Lt Klein, D Frager, A Subramanium et al
Use of Magnetic Resonance Urography.
Urology 52: 602-608, 1998.
Magnetic Resonance Urography is a new technique that uses heavily weighted T2 fast spin-echo pulse sequence coronal MR images with a rapid acquisition – relaxation enhancement to generate a high intensity signal outlining the collecting system, ureters and bladder without contrast or ionizing radiation.
The entire urinary tract can be visualized in patients with renal failure. It can detect renal cysts, carcinomas, ureteropelvic junction obstruction, diverticulum in the bladder and ejaculatory duct cyst.
MRI failed to detect non-obstructing stones visible on i.v. urograms in 2 patients in the series of 100 patients (including all the above pathologies)
MRI is a useful adjunct to other modalities, particularly in those patients for whom ionizing radiation or contrast agents are contraindicated. Improvements in resolution, technique and cost are necessary before routine MRU use is feasible.
CCA Nolte Ernsting, A Buker, GB Adam, et al
Gadolinium Enhanced Excretory Magnetic Resonance Urography After Low Dose Diuretic Injection: Comparison with Conventional Excretory Urography.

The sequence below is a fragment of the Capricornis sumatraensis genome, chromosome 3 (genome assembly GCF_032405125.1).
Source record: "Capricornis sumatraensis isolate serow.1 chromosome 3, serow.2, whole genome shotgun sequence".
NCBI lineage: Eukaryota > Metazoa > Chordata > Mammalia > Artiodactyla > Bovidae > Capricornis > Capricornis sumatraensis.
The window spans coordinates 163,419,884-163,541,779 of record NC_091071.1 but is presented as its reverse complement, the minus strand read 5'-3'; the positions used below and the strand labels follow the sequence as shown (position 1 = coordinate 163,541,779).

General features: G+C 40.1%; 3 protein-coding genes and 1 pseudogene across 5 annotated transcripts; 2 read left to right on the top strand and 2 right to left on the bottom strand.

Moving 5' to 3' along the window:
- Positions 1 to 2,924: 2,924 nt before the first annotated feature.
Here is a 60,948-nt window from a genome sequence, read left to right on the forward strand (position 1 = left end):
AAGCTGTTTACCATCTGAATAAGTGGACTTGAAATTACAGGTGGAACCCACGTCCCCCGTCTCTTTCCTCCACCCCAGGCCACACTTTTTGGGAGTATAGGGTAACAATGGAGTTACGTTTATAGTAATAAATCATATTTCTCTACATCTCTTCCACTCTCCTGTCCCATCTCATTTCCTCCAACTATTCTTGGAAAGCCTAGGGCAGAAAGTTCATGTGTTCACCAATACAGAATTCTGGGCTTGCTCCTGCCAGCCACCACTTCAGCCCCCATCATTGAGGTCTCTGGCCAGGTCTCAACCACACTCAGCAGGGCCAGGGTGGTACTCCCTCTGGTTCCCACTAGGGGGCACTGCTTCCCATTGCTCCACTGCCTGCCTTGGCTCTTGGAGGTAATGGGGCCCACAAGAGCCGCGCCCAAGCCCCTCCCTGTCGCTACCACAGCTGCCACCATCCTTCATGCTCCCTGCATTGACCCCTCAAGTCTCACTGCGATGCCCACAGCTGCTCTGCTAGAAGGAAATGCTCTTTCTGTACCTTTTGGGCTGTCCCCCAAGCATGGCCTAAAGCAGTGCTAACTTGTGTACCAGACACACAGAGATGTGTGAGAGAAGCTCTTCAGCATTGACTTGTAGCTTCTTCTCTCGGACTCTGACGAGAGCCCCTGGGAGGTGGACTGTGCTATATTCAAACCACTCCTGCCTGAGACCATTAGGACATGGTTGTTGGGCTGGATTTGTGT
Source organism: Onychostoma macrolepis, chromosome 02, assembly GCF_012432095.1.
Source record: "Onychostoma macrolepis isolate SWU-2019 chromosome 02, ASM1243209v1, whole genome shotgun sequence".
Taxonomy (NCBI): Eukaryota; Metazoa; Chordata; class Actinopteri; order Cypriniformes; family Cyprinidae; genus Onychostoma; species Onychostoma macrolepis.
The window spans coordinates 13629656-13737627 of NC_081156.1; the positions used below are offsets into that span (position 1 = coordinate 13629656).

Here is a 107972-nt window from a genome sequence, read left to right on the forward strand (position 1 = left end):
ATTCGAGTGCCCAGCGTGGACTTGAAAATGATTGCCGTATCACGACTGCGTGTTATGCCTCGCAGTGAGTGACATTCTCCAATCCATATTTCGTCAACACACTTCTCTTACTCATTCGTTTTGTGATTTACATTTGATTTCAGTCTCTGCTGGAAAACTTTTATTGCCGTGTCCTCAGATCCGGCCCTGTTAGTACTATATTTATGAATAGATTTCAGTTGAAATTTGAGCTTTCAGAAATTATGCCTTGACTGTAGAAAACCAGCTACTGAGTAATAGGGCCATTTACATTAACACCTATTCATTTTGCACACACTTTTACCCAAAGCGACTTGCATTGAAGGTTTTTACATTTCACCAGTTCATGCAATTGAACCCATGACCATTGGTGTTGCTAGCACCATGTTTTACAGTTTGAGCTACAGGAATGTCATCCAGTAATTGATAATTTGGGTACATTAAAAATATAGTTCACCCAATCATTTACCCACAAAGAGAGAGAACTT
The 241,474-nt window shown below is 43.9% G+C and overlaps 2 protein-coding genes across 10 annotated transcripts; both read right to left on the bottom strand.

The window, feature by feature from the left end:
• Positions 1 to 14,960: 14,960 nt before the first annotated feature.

Radiology 209: 147-157, 1998.
T2 weighted MR urography yields ‘water’ images of the kidney. MRU must be performed with contrast to provide structural and functional information.
MRU was performed after i.v. injection of 5-10mg Furosemide followed by 0.1 mmol of gadopentetate dimeglumine/kg body wt. Urograms were obtained within 5-20 mins after injection of contrast.
The collecting system was well visualized and images were not affected by gas filled intestinal loops or peristalsis.
Compared with conventional excretory urography, bladder and ureter, visualization was significantly better with MRU. Procedure was well tolerated and acquisition time was less than 45 mins.
False positive rates were from 10-15%. MRU does not visualize small caliceal abnormalities as well as conventional urography.
Even with fat suppressed images, magnetic resonance images are of poorer quality to those obtained by conventional urography. In patients with renal failure ionizing radiation and contrast are not required.
CL Siegel, WD Middleton, SA Teffey et al (Washington Univ, St. Louis)
Sonography of the Female Urethra,
AJR 170:1269-1274, 1998.
Availability of small calibre, catheter based endoluminal sonographic transducers have enabled a more thorough sonographic evaluation of female urethra.
Sonography can provide important information on location and extent of diverticular neck.
Application of this technology in the general population with an otherwise low incidence of urethral diverticulum and other periurethral disease is probably not warranted at this time.
It may have a role to play in those cases when diverticulum and periurethral disease is suspected but not picked up on VCU (voiding cystourethrogram) or double balloon urethrography
MA Goldbergm WW Mayo-Smith, et al (Harvard Med. School, Boston)
FDG PET Characterisation of Renal Masses: Preliminary Experience.
Clin. Radiol 52: 510-515, 1997.
Fluorine-18, 2-fluoro-2deoxy-D-glucose positron emission tomography (FDG PET).